James Joyce (1882-1941) is a famous Irish novelist and poet. Considered an emblematic figure of twentieth-century Irish literature, James Joyce was the author of many works, including numerous novels, collections of poems and other critically acclaimed short stories and essays. James Joyce’s life was mainly marked by alcoholism, abuse, and lack of money. His writings are and will forever be a testament to the greatness of his talent.
James Joyce was born on February 2, 1882 in Dublin. He grew up in a large family, with 11 children and two Catholic parents, including an alcoholic father. His youth was deeply marked by literature: Joyce loved reading very early on and devoured many works.
In 1888, Joyce joined the Jesuits at Clongowes Wood College (Co. Kildare), where she began her studies. The financial difficulties then experienced by her family forced her to leave the establishment in 1892, to integrate successively 2 other less expensive Jesuit establishments.
During these years, Joyce discovered the joys of literature and began to write. As early as 1891, at the age of 10, he wrote his first poem (“Et Tu Healy“), dedicated to the death of Charles Stewart Parnell. His parents encouraged him in his path, and had it printed and sent a copy to the Vatican.
As the years went by, Jesuit education began to weigh heavily on Joyce. He hated religious instruction and refused Catholic authority, to the great displeasure of his establishment where he had been offered to join the Jesuit order. This decision provoked strong reactions in his family, but this categorical refusal to accept religion was more than a mere adolescent whim: Joyce would deny it for the rest of her life…
In 1898, Joyce entered the University of Dublin. There he studied literature and foreign languages, took an interest in theatre and wrote numerous literary reviews. He rubbed shoulders with Dublin’s literary circles and maintained an active life marked by intellectual exchanges and readings of works from all walks of life.
After graduating, Joyce decided to discover the world and set out to conquer Paris, with the aim of starting medical studies.
But Joyce soon gives up teaching and starts a dissolute life where he starts drinking and takes advantage of all possible abuses. It was only after a few months that he was forced to return to Ireland due to his financial troubles.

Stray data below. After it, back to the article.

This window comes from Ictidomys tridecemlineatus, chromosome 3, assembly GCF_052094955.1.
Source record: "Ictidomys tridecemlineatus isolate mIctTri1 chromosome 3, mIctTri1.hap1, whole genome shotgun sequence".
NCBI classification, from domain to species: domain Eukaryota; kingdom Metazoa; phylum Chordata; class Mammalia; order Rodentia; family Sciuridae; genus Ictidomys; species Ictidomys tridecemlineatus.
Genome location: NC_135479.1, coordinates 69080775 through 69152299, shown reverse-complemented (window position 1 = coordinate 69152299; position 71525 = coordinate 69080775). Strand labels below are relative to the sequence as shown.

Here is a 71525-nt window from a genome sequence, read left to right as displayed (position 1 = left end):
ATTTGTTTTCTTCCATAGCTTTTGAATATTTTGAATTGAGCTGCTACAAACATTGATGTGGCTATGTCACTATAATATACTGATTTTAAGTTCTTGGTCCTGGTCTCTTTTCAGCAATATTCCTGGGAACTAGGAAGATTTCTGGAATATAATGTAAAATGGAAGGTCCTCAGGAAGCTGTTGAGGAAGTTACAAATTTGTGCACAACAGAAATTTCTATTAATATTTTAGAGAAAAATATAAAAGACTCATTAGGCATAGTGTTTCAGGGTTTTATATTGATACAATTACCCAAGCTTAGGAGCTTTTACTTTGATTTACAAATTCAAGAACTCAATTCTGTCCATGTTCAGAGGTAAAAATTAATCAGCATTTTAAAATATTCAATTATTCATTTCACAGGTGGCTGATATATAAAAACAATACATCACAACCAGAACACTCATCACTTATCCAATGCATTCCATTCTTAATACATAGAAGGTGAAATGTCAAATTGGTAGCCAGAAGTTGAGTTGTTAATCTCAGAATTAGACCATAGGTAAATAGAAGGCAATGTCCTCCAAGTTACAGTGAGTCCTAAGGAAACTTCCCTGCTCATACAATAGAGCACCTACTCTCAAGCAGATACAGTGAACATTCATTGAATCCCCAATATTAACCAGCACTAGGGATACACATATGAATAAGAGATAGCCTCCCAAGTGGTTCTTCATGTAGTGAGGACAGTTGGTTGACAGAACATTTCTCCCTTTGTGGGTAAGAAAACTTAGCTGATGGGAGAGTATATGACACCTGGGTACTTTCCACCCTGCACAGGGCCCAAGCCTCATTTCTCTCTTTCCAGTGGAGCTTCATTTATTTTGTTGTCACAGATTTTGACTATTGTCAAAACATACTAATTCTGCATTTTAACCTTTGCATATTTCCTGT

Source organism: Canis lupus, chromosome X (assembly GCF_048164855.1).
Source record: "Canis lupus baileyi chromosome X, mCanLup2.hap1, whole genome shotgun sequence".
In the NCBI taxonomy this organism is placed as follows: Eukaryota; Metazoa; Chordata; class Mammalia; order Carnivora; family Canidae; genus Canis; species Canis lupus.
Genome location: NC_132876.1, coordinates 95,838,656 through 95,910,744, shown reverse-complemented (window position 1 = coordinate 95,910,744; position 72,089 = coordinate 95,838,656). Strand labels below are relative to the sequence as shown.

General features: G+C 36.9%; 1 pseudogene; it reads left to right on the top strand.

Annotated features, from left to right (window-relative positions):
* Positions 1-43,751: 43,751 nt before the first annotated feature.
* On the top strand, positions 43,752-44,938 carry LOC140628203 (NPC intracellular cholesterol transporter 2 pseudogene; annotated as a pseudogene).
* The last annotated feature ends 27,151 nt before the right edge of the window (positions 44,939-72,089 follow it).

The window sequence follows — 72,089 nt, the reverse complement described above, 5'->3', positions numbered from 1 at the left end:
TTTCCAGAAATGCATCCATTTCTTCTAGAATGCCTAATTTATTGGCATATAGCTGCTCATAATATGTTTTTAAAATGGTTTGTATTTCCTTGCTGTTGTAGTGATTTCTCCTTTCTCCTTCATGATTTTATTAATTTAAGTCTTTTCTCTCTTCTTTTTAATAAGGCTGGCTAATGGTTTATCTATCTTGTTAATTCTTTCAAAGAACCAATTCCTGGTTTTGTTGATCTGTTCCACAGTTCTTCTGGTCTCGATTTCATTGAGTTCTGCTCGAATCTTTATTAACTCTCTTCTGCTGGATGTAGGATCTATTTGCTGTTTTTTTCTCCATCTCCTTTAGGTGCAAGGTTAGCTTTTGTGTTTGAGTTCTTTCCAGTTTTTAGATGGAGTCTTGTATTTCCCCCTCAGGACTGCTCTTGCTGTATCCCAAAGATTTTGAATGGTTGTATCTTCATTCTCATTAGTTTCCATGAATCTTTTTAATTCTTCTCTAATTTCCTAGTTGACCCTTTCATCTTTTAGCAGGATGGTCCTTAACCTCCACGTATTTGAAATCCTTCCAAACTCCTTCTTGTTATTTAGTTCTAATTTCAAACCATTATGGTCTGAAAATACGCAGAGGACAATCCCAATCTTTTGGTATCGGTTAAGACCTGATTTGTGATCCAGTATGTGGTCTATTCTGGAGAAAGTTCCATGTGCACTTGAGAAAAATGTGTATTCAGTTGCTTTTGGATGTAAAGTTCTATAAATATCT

He then finds a sick and dying mother with a devastating cancer and decides to stay with her until her death. He began to write a variety of works, ranging from simple reviews to book reviews. In 1904, he decided to write his own autobiography and called it “Portrait of the Artist“, which was later reworked and renamed “Dedalus“.
In the months that follow, Joyce meets Nora Barnacle, a maid with whom he falls in love. They both decide to leave Ireland, to go to Zurich, Pola and then Trieste. Joyce taught English at the Berlitz School for 11 years, also took private lessons, had a son and a daughter, and travelled back and forth between Trieste and Dublin. It was during this time that Joyce experienced health problems that resulted in severe eye problems.
In 1914, Joyce wrote the novel “The People of Dublin“, one of the major works that will consecrate him as a writer.
In 1915, the troubles of the First World War forced him to flee from Tieste to Zurich, where he met the publisher Harriet Shaw Weaver, who later became his patron.
After several years marked by strong eye problems (of which he was operated 12 times), and by the destructive schizophrenia of his daughter, Joyce is invited to Paris by Ezra Pound, for a week. Charmed by the city, he stays there for 20 years, meets many literary circles and publishes successively “Ulysses” (1922), and “Finnegans Wake” (1939), both highly acclaimed by the critics.
It wasn’t until January 11, 1941, that James Joyce was hospitalized in a critical condition and fell into a coma. Doctors diagnosed him with a perforated duodenal ulcer. On January 13, 1941, he managed to wake up, asked for his wife’s presence, but died a few hours later, before she could join him.
Incinerated in Zurich, James Joyce was considered to be a talented writer who left a profound mark on the 20th century.